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Harper Takes Aim at NDP

Via Matt Fletcher's Living in a Society blog, I read that Stephen Harper has equated the prospect of NDP support in a coalition government to collaboration with the Bloc.

The New Democrats in a coalition government would be as dangerous to Canada as the separatist Bloc Québécois, Stephen Harper said yesterday.

The Conservative Party leadership front-runner called on Prime Minister Paul Martin to rule out unequivocally a coalition government with the New Democrats if the next federal election denies the Liberals a majority in the House of Commons.

In an unusually savage attack on the NDP, Mr. Harper said the left-wing party promotes anti-free-enterprise policies that would harm the country.

"In their own way, they are capable of doing as much damage to Canada as the Bloc Québécois, when put inside a governing coalition," he said.

I don't think this works -- either in terms of fairness or as a strategy.

First off, fairness. Well, Matt has this pretty well covered, and POGGe does a good job too. It's not fair to accuse the NDP of being anti-Canada. Or, if disagreeing with one's policy is enough to justify calling them "dangerous to Canada", it would be very easy to accuse the Conservatives of the same thing. After all, with Stephen Harper in power, our armed forces would be under George W. Bush's command in Iraq.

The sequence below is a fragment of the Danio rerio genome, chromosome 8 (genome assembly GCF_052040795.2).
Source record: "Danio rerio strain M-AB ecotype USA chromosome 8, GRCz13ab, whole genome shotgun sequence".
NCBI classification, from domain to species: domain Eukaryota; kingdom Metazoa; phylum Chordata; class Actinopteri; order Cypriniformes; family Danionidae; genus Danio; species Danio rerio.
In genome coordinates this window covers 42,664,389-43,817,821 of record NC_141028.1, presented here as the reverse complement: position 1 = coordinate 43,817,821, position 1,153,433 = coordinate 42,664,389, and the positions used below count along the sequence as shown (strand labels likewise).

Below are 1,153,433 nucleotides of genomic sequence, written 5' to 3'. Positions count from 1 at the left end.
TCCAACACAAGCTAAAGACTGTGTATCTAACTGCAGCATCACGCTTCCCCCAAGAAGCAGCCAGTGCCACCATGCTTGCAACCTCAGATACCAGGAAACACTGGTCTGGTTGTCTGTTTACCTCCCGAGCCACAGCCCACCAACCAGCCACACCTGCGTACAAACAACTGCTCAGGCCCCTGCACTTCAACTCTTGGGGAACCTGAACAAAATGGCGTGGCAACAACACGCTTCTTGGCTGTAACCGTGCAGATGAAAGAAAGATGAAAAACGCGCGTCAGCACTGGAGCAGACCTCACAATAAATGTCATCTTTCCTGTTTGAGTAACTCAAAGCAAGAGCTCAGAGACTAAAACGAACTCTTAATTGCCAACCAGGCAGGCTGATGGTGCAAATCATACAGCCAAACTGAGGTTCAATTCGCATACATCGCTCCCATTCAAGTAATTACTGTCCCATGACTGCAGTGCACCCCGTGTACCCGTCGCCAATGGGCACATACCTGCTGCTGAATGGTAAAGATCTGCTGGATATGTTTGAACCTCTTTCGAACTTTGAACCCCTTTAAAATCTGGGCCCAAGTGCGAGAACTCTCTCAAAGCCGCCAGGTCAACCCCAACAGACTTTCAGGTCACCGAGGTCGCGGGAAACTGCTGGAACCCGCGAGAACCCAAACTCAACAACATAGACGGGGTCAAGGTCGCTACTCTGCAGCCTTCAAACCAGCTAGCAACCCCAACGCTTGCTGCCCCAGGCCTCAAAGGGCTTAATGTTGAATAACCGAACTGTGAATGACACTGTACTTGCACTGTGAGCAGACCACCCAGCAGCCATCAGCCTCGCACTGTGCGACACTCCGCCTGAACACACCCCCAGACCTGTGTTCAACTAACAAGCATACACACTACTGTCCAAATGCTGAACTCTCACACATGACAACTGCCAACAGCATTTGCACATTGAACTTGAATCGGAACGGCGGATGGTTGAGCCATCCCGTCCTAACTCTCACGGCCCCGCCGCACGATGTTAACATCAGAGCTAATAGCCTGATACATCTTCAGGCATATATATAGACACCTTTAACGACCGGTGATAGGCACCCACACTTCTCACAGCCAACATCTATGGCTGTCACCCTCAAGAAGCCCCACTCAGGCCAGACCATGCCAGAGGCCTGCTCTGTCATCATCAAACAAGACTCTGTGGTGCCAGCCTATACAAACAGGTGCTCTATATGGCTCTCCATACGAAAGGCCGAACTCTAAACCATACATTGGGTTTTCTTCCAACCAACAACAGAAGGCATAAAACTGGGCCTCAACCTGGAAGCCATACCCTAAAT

But strategically this is also a bad move, in my opinion, and not merely because discouraging NDP votes likely creates more Liberal votes. If Harper tries to create the impression that the sane choices are those that are closer to the centre, this sort of logic could come back to easily exclude the Conservative Party as well. If there can be extremists on the left, who is going to believe that there can't be extremists on the right, as well?

Now, I suppose it could work the other way. If you want to support the idea that Paul Martin and his party are too left-wing, then by definition the NDP must be wackos. That can fit into a Conservative Party positioning, albeit a very ideological one. Core Alliance types -- see Andrew Coyne's commenters -- might agree and see this as obvious.

On the other hand, I think a different sort of dynamic might work better for the Conservative party. If they think of the NDP as just another party -- one that may even have some advantages over the Liberals, as opposed to merely being a more repugnant and more extreme version of the Liberals -- they may be able to compete against the NDP and even win a couple converts. More importantly, they can try to redraw the map away from one with the Conservatives and NDP as extremes and the Liberals comfortably in the centre.



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